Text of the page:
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PITTSBURGH (KDKA) – Computer science is one of the hottest fields, and Carnegie Mellon University has one of the top programs in the country.

But believe it or not, the percent of women studying computer science has gone down in the past 30 years from 37 percent to 18 percent now.

CMU, however, is bucking that trend and increasing its women in computer science.


Amber Griffith, Avital Rabinovitch and Abigail Savit are all in the computer science program at CMU. They’re three of the 102 women and 103 men in the freshman class – almost 50 percent female.

All three were attracted to computing because it’s rooted in problem solving.

“I really liked doing puzzles and solving problems,” Savit said.

“For me, it was always, like, the puzzle of it,” Griffith said. “Doing code, it’s taking someone’s English words and turning it into the syntax of whatever coding language.”

Griffith, from Butler, and Savit, from Long Island, both said they were often the only girl in their high school computer classes.

Rabinovitch, from Massachusetts, attended a summer program at Johns Hopkins where she was one of two girls.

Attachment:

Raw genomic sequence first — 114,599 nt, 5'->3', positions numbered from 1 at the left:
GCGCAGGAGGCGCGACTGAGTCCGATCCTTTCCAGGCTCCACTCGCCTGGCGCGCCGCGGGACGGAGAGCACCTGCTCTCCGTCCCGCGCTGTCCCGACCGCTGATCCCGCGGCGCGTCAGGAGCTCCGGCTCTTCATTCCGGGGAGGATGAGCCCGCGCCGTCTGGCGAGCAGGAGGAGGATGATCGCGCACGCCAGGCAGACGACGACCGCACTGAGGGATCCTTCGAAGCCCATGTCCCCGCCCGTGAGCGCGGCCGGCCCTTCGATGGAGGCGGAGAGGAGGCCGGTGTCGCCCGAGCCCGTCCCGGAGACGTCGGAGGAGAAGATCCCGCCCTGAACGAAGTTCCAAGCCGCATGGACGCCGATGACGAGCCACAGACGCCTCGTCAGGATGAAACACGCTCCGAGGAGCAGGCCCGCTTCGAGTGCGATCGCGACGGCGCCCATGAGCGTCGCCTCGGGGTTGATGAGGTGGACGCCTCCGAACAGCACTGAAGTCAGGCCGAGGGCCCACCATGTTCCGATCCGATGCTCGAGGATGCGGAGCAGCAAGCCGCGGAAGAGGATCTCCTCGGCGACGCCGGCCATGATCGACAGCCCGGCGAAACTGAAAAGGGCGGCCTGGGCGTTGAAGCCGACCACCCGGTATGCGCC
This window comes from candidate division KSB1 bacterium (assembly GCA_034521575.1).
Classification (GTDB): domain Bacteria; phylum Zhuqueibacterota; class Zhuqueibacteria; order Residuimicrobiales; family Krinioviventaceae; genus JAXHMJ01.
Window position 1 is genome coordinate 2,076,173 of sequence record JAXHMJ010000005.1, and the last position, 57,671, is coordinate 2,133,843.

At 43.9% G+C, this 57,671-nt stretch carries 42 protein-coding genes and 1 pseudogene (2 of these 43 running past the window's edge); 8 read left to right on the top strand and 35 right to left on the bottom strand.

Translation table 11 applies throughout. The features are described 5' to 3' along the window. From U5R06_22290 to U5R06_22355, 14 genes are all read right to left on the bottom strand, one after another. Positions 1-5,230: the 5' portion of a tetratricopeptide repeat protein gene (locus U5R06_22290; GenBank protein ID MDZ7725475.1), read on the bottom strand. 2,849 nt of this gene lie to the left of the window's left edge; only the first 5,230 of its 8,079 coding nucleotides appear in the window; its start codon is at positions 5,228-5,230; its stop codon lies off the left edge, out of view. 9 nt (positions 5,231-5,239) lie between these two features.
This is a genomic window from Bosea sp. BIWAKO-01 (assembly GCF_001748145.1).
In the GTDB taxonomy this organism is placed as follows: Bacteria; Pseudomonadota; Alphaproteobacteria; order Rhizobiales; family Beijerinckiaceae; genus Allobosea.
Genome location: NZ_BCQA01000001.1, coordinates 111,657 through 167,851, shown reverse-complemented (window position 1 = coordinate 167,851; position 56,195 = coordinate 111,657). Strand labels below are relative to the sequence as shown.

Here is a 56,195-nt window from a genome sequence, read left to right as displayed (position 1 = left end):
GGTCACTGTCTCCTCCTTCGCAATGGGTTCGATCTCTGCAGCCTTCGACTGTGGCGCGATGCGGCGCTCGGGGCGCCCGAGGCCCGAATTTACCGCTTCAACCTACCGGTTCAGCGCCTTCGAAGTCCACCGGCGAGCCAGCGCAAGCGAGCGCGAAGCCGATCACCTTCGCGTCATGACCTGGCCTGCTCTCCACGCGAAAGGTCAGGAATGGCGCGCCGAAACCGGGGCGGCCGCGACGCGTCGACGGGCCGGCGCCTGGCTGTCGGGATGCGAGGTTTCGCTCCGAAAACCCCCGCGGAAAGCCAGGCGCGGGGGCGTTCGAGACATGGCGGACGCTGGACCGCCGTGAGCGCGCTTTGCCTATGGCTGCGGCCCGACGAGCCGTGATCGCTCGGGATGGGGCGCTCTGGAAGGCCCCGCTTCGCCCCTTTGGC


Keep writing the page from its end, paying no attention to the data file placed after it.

“I came in and there was only one other girl and it was a shock,” she said. “However, I remembered, from my parents, I didn’t feel like being a girl made the content that I was learning any more difficult.”

These women love having more women in their classes at CMU, but say there’s still pressure as a woman.

“If I mess up, it’s not Amber Griffith doesn’t know code, it’s girls don’t know code,” Griffith said.

The challenge for girls in science starts early. A recent study found girls as young as 6 are already absorbing stereotypes that boys are smarter than girls. Another study found that while 21 percent of parents encouraged their girls to be actors, only 10 percent told their girls they should be engineers.

“I think it’s not the interest that’s the issue, it’s getting girls comfortable that this is a field that’s for them, too,” Rabinovitch said. “I would definitely say to all parents out there to let their children explore everything.”

They hope to inspire more girls to join their ranks, and they have some advice.

“Despite what you see in society, you can accomplish just as much as anyone around you, and computer science is one of the coolest disciplines out there, so go get it! Go get it!” Rabinovitch said.

To get your girls excited about science and STEM, check out “Girls Rock Science” this weekend at the Carnegie Science Center. It’s free with admission to the Science Center and includes hands-on STEM activities to teach girls of all ages about all kinds of STEM careers.